In another common pose she turns her back to the camera while holding the baby over her shoulder. Is this another level of downplaying herself? The baby is facing the camera while she is not. In our culture if there are two people in a photo, and only one is seen from the front, the person looking at the camera is photographically considered the main subject.

Another variation has the mother holding the baby’s face directly in front of her face; perhaps this could be said to convey that she is literally and figuratively “putting the baby before herself.” In these poses the modern mother is not far removed from the mothers in the Hidden Mother portraits: she functions as a prop for the baby, albeit a devoted one.

Yet many of the Missing Mother photos do not convey a positive, self-sacrificing maternal image, but rather one who is literally, figuratively, and humorously overlooked. The mother does not appear to be in control of the pose. The photographer exerts himself (or, not impossibly, herself) in a more active way than with the self-sacrificing poses. One may observe that the photographer needed only to shift the camera a few inches to include the mother, but instead captured extraneous and even boring details. In the image on page 119, for example, the photographer included a toilet in the frame, seemingly favoring the toilet over the mother. In this case, the mother didn’t sacrifice herself; the photographer did it for her, and in such a ridiculous and laughable way.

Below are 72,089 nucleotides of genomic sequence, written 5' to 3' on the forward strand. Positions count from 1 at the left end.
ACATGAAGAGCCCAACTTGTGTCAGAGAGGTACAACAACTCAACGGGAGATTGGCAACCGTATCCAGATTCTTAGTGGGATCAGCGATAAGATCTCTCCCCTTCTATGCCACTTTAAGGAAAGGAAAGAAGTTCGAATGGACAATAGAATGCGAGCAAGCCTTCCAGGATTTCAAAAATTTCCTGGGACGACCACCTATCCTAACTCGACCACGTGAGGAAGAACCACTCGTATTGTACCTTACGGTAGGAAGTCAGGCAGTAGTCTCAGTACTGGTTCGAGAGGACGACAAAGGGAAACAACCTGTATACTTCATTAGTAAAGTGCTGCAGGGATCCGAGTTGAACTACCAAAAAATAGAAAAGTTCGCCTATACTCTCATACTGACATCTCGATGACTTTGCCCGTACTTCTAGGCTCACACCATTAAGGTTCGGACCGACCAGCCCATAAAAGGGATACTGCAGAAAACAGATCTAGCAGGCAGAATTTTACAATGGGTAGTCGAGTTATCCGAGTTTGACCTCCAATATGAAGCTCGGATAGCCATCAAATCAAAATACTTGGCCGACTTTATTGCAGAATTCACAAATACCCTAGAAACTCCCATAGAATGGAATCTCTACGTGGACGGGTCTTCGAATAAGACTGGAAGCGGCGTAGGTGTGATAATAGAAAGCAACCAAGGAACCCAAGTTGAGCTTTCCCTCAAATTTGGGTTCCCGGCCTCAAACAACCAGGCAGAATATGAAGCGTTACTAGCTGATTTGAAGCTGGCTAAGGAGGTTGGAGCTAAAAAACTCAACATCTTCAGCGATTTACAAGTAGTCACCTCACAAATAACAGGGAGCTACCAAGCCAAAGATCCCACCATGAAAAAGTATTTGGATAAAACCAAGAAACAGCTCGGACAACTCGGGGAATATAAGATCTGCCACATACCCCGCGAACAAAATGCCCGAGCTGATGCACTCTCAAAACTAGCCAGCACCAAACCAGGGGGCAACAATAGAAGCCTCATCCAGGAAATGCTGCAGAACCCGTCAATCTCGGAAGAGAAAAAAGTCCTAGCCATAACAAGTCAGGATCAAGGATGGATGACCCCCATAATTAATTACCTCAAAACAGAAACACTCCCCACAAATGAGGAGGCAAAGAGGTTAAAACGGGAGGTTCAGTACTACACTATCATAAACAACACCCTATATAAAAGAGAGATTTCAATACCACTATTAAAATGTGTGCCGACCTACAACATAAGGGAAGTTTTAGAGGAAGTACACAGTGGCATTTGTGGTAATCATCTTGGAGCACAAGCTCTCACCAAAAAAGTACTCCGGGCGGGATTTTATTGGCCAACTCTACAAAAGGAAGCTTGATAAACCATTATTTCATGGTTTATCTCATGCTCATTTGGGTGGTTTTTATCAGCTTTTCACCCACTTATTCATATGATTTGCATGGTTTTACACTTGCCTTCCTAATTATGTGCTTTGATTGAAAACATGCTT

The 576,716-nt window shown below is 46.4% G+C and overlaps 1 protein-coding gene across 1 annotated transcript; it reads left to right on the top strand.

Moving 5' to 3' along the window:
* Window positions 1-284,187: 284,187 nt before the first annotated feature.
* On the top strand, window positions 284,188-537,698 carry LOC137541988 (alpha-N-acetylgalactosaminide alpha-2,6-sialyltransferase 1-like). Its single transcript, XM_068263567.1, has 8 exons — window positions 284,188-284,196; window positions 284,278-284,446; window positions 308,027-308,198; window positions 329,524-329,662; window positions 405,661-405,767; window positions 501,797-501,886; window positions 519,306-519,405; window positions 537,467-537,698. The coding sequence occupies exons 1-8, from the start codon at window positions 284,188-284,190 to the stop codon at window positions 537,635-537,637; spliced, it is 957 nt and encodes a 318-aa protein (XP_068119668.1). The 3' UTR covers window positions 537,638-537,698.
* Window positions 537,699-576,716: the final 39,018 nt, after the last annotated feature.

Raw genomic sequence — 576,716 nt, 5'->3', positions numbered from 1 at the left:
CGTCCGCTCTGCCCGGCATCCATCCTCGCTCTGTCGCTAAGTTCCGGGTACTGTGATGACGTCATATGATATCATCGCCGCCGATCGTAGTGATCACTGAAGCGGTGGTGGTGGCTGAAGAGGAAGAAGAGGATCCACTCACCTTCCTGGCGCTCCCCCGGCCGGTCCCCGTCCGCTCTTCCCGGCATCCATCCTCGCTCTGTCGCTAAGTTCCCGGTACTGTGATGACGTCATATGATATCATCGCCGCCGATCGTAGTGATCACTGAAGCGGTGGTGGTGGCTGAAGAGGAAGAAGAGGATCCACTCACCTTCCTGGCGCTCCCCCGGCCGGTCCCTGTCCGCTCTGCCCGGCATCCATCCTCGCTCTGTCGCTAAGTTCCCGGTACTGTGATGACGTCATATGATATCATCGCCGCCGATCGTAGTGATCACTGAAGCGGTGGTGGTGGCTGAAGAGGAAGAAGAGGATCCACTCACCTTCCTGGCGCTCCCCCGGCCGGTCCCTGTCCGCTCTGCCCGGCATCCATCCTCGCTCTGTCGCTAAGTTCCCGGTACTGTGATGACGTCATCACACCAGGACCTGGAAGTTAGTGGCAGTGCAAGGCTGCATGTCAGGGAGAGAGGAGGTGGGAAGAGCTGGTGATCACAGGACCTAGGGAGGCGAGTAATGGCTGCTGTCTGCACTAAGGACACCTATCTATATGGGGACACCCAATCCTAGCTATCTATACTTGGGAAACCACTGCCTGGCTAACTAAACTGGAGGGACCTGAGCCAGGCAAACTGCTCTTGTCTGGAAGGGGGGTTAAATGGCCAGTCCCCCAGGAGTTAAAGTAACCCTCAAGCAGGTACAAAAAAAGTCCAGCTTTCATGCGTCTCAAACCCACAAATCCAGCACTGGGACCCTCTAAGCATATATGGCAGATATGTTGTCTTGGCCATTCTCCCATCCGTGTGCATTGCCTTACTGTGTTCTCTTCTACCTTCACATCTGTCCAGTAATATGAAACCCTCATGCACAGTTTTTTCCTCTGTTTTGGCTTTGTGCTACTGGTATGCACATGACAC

These images containing phantom limbs, partial views of mothers holding infants, or mothers with their heads or torsos cropped out parallel the Hidden Mother photos in some ways, but are generally not experienced as “unsettling” in the same way that the Hidden Mother images are. Since there are no shrouds over the mothers’ heads, we are not directly reminded of death or loss. And though we might see only a mother’s hand, arm, skirt, or shoe, she is not completely absent from the photo. Also, since the mothers’ clothing (when you can see it) more closely resembles our own, the photos are less likely to be disturbing, because they seems more familiar.

Of course, nervous laughter does still come into play when we are presented with something ridiculous that has an element of truth. The idea that the photographer deemed a toilet more important than the child’s mother is so unacceptable that it makes us laugh. However, though this is dark humor, it is still more relatable, playful, and less ominous to contemporary viewers than a mother covered with a cloth.